Saturday, September 8, 2012

Skydiving Samadhi: Episode 3

Back to Episode 2

At first, I wasn't sure I was out of the plane. The first couple of seconds of free-fall stretched into what felt like minutes of nothing but blackness and the feeling of wind on my face. I had no awareness of falling, no concept that I was strapped to another human being. It was nothing but tranquil being. Then, I opened my eyes.

Reality crashed back in on me. The sun blazed down on brilliantly fluffy clouds. The wind on my face turned into a deafening ocean sound in my ears. I remembered my class and assumed the correct body position. Every muscle in my body was as tight as the skin of a drum. Every sight I took in was quick, sharp, in flashes. No sound came from my mouth. My lips were pushed back from my teeth, frozen into a huge grin like a cartoon character.

My Senior Master tapped me on the arm and made the 'okay' sign. I signed back with a huge two thumbs up. After the first wave of sensation, I got to enjoy the free-fall a bit. I saw the Earth rushing up, getting larger. Clouds passed us in a whoosh, the moisture from them cool on my face.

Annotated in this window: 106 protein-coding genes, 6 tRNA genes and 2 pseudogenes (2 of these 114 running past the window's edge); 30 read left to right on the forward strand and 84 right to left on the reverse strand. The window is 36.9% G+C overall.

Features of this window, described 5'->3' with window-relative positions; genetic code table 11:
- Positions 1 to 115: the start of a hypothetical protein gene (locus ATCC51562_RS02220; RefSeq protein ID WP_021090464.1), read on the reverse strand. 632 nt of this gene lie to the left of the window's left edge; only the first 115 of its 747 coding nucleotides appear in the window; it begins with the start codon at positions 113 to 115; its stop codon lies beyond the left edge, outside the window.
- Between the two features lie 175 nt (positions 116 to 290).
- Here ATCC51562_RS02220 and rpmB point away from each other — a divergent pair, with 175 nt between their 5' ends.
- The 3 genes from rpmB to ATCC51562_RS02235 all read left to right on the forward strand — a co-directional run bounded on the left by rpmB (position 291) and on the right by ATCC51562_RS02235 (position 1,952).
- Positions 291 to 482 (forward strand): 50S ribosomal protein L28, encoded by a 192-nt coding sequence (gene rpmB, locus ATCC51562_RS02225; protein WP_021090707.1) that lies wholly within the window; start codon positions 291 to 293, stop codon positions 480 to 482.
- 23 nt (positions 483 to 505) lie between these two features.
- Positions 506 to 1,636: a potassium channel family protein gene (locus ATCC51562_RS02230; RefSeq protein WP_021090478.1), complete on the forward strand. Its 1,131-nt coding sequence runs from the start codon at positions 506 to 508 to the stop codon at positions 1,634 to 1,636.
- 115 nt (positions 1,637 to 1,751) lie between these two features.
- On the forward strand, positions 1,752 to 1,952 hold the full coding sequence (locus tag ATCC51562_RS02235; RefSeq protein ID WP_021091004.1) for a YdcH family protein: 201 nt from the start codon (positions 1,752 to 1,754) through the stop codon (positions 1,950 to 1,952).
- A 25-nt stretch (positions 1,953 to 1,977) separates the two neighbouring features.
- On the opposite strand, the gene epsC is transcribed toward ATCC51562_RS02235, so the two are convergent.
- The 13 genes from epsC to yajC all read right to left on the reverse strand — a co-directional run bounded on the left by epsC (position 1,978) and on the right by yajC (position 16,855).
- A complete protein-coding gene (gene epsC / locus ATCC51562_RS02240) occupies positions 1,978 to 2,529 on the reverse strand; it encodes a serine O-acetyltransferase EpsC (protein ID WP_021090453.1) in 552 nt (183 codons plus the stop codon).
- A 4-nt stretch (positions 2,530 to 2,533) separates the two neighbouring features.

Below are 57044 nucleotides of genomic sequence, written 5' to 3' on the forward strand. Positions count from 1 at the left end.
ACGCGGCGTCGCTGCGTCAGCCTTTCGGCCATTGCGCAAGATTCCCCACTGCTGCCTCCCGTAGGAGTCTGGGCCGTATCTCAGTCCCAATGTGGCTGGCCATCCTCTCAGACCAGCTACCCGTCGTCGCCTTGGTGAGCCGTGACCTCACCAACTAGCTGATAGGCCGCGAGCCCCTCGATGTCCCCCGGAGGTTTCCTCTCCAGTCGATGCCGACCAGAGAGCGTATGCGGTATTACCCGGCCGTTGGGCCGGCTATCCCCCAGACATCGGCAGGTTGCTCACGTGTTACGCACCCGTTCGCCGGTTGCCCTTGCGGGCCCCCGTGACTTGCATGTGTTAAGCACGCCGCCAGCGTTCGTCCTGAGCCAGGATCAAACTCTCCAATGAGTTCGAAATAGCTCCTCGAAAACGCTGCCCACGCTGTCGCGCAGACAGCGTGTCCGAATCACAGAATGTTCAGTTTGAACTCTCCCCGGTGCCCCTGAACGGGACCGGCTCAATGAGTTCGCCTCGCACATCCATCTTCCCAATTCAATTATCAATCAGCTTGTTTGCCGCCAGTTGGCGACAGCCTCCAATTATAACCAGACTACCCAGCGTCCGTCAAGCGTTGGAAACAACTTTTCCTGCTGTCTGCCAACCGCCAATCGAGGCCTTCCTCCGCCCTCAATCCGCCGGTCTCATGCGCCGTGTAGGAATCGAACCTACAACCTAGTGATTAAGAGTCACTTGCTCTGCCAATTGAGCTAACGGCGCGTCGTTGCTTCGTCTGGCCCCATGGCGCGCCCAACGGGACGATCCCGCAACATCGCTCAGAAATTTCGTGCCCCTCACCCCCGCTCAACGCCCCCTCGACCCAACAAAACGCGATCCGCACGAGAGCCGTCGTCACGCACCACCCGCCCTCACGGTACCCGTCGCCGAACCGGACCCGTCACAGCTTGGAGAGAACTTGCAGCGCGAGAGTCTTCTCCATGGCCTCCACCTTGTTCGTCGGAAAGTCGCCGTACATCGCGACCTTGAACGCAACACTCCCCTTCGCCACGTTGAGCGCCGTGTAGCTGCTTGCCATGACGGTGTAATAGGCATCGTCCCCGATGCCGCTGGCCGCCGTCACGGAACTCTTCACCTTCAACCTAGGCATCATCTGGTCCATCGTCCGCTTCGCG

I was told that I got 60 seconds of free-fall. It felt much shorter. Just as I was beginning to relax and enjoy the fall, my Senior Master tapped my arm. Time to pull the 'chute. I was enjoying myself too much and shook my head, 'no.' Senior Master pulled the parachute and, blessing of blessings, it opened without a hitch.

I had expected the feeling of the 'chute opening to be jarring. It looks jarring, from the ground. But it wasn't. It was gentle, a feeling of just being lifted up, like my parents used to lift me when I was little. From then on, we floated. I could barely tell that we were falling. Had it not been for the ground getting progressively closer, I could have sworn that we were just hanging there, motionless.

"You see that?" The Senior Master pointed at a cloud below us. In the cloud, there was a hole that went all the way through it. And, edging the hole was a 360 degree rainbow. "Wow," I gasped. "Watch this," the man strapped to my back called. I could feel him moving the steering handles and he positioned us right over the  hole in the cloud. My jaw hung open and we dropped right through the hole and right through the rainbow. I felt like this was a sign from Spirit. My prayer had been heard and that I had just been blessed.

I learned, later, that this phenomenon is called a "glory." It looked like this, only with a hole in the clouds in the center.

Down, down we floated. Through clouds and clear air. A couple of more tricks and it was time to land. "Lift!" I lifted my legs. When I felt my Senior Master hit the ground, I put my legs down. The landing was no more jarring than stepping down off of a curb. "I've taken 80 year old women diving," he said. I looked around me and spotted the paramedics near a waiting ambulance on alert and ready to assist. I waved to them. "I'm okay!" And they waved back to me. All was well.